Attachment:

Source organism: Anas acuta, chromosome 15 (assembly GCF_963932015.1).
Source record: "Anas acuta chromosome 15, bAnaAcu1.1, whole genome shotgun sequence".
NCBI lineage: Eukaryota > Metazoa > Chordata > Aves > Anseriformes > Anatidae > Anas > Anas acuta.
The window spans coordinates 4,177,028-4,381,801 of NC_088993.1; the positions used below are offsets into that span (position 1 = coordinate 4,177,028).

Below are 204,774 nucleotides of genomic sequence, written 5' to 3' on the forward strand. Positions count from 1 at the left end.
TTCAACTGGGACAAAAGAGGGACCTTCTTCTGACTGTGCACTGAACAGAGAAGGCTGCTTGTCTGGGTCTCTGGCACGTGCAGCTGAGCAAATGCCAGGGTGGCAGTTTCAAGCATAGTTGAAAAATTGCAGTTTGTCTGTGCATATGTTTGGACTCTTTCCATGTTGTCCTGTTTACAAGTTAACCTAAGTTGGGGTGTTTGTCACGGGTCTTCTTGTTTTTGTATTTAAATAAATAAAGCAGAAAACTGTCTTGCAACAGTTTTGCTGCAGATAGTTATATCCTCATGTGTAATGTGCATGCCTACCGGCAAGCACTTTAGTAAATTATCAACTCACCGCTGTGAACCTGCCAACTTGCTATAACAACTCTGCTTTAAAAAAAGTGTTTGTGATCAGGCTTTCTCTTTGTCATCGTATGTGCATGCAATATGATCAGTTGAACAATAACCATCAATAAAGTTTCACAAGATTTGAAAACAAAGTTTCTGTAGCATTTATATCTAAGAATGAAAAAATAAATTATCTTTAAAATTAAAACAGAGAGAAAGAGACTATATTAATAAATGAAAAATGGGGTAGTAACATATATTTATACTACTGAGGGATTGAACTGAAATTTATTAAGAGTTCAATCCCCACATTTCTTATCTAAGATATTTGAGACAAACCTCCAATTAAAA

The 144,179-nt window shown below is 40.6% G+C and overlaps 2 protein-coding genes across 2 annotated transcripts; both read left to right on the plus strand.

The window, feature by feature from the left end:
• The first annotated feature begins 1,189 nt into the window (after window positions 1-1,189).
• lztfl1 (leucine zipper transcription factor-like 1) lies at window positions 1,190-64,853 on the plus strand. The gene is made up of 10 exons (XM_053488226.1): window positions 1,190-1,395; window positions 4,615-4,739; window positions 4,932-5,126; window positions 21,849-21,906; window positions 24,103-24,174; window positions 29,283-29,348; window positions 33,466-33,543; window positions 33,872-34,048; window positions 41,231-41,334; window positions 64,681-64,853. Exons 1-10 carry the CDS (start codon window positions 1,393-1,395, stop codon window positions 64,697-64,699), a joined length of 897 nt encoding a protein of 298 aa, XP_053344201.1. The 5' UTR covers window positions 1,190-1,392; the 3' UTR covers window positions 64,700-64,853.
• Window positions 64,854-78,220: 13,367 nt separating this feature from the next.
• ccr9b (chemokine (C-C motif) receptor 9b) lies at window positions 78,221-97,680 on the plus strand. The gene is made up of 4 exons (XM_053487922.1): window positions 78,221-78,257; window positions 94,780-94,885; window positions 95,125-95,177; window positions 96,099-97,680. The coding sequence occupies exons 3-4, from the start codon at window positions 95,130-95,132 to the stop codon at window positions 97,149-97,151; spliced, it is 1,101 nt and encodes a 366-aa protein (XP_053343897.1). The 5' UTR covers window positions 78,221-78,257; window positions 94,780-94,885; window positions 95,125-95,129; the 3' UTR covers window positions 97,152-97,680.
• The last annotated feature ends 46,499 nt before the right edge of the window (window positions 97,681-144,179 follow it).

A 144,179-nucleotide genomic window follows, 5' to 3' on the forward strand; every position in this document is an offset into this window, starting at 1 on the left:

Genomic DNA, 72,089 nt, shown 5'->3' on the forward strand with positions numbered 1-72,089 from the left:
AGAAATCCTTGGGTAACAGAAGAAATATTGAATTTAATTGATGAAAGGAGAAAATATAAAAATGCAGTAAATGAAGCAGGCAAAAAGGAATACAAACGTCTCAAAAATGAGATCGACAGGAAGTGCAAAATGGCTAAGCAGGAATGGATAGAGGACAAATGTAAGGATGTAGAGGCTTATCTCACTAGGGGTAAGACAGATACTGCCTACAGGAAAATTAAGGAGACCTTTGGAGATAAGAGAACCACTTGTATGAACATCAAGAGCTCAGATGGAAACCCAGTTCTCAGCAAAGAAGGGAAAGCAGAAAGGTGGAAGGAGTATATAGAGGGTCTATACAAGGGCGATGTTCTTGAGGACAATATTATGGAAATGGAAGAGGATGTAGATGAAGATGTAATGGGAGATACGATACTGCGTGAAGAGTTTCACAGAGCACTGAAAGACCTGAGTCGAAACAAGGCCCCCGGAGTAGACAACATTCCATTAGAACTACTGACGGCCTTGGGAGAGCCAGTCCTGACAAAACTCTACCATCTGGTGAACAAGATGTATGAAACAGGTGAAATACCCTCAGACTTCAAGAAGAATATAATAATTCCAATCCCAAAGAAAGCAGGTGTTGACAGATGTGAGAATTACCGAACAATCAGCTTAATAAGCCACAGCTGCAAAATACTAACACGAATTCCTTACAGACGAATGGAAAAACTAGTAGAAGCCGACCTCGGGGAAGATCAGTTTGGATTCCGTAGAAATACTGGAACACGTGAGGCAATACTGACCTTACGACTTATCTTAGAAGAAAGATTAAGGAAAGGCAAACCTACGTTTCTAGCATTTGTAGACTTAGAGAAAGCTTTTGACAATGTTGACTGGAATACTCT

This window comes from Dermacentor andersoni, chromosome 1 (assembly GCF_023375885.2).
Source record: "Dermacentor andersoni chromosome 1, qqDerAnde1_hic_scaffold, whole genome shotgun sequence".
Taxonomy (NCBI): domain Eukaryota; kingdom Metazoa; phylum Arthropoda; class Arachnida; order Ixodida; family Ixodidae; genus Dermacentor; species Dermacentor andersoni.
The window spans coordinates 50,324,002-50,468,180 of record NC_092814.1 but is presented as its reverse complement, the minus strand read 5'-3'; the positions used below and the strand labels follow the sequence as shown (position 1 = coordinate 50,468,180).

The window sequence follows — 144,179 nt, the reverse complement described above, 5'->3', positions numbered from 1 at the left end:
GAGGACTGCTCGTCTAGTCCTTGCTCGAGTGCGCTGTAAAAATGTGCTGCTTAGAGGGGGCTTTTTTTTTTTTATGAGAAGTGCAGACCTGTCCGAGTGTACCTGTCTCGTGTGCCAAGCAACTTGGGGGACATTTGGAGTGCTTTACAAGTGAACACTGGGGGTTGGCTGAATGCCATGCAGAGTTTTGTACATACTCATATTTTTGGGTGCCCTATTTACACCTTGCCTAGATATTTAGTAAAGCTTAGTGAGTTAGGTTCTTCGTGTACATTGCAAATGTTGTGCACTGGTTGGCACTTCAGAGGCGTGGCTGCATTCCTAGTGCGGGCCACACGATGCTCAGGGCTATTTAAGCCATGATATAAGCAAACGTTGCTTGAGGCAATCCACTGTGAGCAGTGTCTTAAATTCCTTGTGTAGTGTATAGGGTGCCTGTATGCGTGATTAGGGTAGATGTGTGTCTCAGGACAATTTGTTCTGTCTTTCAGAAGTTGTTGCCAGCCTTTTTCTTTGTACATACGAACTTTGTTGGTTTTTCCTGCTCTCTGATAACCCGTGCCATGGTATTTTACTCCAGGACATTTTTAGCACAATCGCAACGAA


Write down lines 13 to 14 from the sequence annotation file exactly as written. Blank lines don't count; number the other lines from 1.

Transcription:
• The last annotated feature ends 46,499 nt before the right edge of the window (window positions 97,681-144,179 follow it).

A 144,179-nucleotide genomic window follows, 5' to 3' on the forward strand; every position in this document is an offset into this window, starting at 1 on the left: